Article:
We spent a little over 3 weeks in Vietnam, travelling north to south from Hanoi all the way to Ho Chi Minh City. We absolutely loved Vietnam, being so diverse with so much to do, really low prices, friendly people and the most delicious food.
Much like when we were travelling in Thailand, Laos and Indonesia it can be tricky to stay completely low FODMAP due to base ingredients used in many dishes, such as onion and garlic, and so challenging yourself with these before visiting would be useful to test your tolerance levels. The great thing however is that most of the main ingredients used are low FODMAP, for example main carbohydrates are rice/rice noodles/rice paper wraps, plus meat or fish and low FODMAP vegetables. The other great aspect of the Vietnamese style of eating is that a lot of it is ‘build your own’ style, which allows you can leave out ingredients that may not be suitable for you or just to have a small amount depending on tolerance levels.
There are regional variations and specialities in Vietnam, however the main classic dishes you usually find in Vietnamese restaurants you will find everywhere.
There is such a wide variety of breakfast options, from what may be offered at your accommodation to street eats. We tended to always be offered some sort of egg dish which would be suitable, or rice noodles in broth with an egg. Most often the noodles would be suitable except for probable garlic and/or onion in the broth. There were also some interesting street eats we came across, such as ‘banh cuon’ which was rice pancakes stuffed with a small amount of mung bean paste and served with a dipping sauce. The texture was a bit strange but the flavour is good.
I have to admit we did rely on ‘banh mi’ a lot, which is a French style baguette with your choice of meat or omelette, vegetables and sauce. These baguettes are cheap and delicious but unfortunately due to the bread, are not low FODMAP. If you are travelling on a budget make sure you test your FODMAP tolerance levels to fructans found in wheat so you can hopefully include a few banh mi during your travels.
Low FODMAP fruit is also widely available, such as pineapple, papaya and bananas. We didn’t rely on our porridge as much here as we did in Indonesia for example, as the food was so much more affordable in Vietnam.
The juices available are also really nice, we tended to go for a fresh carrot with a small amount of orange added. Blended banana ‘juice’ was also a worldwide favourite of ours.
We didn’t do too much snacking in Vietnam as we tended to stick to main meals. The usual fruit, nuts and juices are available everywhere and we found the coffee to be a snack in itself. We also found yogurt to be popular, served with ice as a drink sometimes with fruit or coffee added. If you can tolerate dairy this is a refreshing snack or breakfast. Remember that 2tbsp of yogurt is allowed in the low FODMAP diet restriction phase!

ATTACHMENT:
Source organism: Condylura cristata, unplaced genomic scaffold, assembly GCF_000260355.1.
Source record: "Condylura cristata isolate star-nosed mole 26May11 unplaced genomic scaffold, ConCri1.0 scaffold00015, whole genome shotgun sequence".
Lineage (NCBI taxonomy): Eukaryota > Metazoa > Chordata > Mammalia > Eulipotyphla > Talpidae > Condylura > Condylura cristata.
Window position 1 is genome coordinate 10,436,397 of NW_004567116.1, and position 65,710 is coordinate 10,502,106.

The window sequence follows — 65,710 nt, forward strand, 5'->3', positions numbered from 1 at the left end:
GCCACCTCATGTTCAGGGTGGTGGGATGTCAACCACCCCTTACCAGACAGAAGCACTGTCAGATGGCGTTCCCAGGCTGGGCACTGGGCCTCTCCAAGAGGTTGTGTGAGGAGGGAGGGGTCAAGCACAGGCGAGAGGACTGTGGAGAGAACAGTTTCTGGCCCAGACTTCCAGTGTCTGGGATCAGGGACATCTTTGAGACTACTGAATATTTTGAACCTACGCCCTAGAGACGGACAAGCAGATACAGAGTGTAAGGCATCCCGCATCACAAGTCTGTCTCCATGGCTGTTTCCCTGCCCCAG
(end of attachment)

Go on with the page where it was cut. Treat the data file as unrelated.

Lunch and evening meals
We ate similar meals at lunch and dinner, and loved to try the different options available. Vietnamese food is generally very light meaning you can try lots of different dishes in one day! As mentioned above, lots of the dishes may contain onion or garlic, but after that are generally low FODMAP with only a little adaption. Here are some of our favourites:
Pho: A favourite all throughout the whole of Vietnam. Pho is a broth containing various meat parts (usually beef or chicken), bean sprouts, lime wedges, the essential greens (basil, mint, cilantro/coriander), and whatever chili sauce and fish sauce you need to doctor up the broth to your liking. Some will contain small amounts of onion and garlic, however we generally saw the greens of spring onions used to flavour. We had the best ones in Hanoi.
Bun Cha: An absolute favourite of ours. Grilled or barbequed pork patties, served with rice noodles, herbs, pickles and rice paper rolls. Served with a dipping sauce which if too garlicy, you could substitute for a plain chilli or fish sauce which are always available.
Goi Cuon (spring rolls): Either available as fresh or fried (although the fresh ones are easier to see what exactly is inside!). Each region has its own speciality, however the most common are filled with prawns or the meat of your choice, plus herbs and rice noodles. Again served with a dipping sauce which if not suitable could be substituted for plain chilli sauce.
Banh Xeo: A crispy sizzing pancake made from rice flour, a small amount of coconut milk and turmeric, then filled with beansprouts and either prawns or meat. This again is served with herbs and occasionally wrapped in rice paper.
Com Tam (broken rice): A low FODMAP rice and meat dish which is usually served with salad and an egg.
Cao Lao: Another noodle dish which is specific to Hoi An. Rice noodles served with a very light broth and topped with pork, herbs, beansprouts and occasionally dough croutons which you could removed.
There is so much variety available and meals are easily adaptable, so a great place to eat for the low FODMAP traveller!
Finally a note on coffee (Ca phe)…
One of our favourite things about Vietnam was the coffee! The coffee in Vietnam is quite different to other countries because of the way it is presented and its strong chocolatey / caramel flavour. It is commonly served over ice (much needed in the heat) with either normal milk or most likely condensed milk. Condensed milk is also used for the hot coffee which is dripped through a filter over the coffee cup at the table. If you enjoy coffee and are able to tolerate dairy, the cold coffee with condensed milk is delicious just try not to become too used to this more indulgent style
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